There is no real ‘solution’ to the tragedy of the commons barring some way of changing the aggregate behaviour of large numbers of people. As individuals with negligible personal influence at the scale of national elections, we don’t have the power to do that. But the suggested personal action in the face of a tragedy of the commons is to act as we would prefer other people like us to act. Then at least we set an example for the people around us, even though we are quite literally powerless to stop the large-scale tragedy.
Human beings are social and tend to join with others in thinking and acting a certain way. We don’t have the personal influence to make Team Litterbug or Team Worse Litterbug disappear, replaced by something better. But we do get to decide if we personally are going to join Team Litterbug or Team Worse Litterbug; and the material and other consequences of our personal choice are independent of which team actually wins. We can’t choose whether Team Litterbug exists or not, and we can’t choose whether Team Litterbug wins or loses. But we do get to choose whether or not we are personally going to be a Litterbug.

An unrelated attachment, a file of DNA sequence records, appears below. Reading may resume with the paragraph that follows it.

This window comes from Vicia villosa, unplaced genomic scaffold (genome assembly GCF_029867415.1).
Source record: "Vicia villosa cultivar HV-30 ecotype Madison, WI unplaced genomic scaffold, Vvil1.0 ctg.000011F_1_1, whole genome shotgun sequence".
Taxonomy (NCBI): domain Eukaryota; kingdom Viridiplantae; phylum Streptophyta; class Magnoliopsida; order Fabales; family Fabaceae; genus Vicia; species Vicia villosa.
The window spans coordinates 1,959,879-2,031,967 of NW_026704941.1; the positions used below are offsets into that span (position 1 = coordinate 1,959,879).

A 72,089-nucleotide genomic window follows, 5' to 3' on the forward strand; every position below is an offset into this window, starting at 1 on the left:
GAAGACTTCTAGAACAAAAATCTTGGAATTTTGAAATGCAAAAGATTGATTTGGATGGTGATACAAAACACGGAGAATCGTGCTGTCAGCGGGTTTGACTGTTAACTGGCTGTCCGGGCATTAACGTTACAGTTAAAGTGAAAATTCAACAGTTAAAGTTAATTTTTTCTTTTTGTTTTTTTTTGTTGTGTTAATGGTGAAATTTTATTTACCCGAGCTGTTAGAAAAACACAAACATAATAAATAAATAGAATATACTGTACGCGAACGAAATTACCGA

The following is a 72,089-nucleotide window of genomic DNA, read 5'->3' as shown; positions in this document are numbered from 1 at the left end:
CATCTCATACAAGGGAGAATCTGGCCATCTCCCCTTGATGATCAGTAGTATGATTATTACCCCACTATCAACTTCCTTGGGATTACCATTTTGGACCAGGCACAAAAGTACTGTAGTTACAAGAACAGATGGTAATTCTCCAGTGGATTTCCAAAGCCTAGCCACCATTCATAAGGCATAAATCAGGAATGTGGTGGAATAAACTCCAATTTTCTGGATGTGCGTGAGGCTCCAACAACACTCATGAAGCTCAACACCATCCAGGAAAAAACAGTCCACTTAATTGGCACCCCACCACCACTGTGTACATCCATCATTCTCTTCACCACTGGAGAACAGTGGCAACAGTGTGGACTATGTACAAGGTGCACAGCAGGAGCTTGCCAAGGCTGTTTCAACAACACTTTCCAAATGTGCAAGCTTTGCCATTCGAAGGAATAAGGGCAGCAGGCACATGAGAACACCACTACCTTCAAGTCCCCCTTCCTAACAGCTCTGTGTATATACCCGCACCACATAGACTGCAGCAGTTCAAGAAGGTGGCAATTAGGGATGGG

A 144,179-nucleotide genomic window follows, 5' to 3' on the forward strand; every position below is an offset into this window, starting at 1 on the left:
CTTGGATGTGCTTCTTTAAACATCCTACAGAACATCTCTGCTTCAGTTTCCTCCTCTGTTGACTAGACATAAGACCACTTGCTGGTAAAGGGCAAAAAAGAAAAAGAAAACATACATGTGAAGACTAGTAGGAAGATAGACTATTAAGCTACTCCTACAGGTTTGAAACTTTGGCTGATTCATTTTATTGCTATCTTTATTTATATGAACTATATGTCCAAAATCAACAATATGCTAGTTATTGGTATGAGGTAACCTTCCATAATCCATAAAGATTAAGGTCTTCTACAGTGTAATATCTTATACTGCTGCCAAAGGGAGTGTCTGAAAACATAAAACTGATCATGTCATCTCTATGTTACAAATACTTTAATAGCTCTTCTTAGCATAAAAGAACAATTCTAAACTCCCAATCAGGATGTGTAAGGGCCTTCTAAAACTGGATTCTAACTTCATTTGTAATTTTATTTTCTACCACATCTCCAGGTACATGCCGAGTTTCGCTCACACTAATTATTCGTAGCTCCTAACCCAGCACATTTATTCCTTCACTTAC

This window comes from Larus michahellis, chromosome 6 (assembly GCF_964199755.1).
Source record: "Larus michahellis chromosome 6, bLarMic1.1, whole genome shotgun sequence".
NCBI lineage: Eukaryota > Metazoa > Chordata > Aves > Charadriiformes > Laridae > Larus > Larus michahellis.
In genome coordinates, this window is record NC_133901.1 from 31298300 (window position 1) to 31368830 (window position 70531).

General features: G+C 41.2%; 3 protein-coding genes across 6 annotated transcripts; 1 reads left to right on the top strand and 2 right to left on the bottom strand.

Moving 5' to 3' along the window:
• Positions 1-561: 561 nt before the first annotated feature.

This seems to be at one and the same time obvious and extraordinarily counterintuitive, based on the relentless resistance I encounter to this manifest point.
This next is the part that really bugs people, but it follows quite directly. Because the consequences of our choice are independent of which team actually wins, we can’t justify our choice based on the relative merits of Team Worse Litterbug losing. We have to justify our choice on the absolute goods obtained by the mere act of joining Team Litterbug – whether they win or lose – versus joining some other team, or no team at all.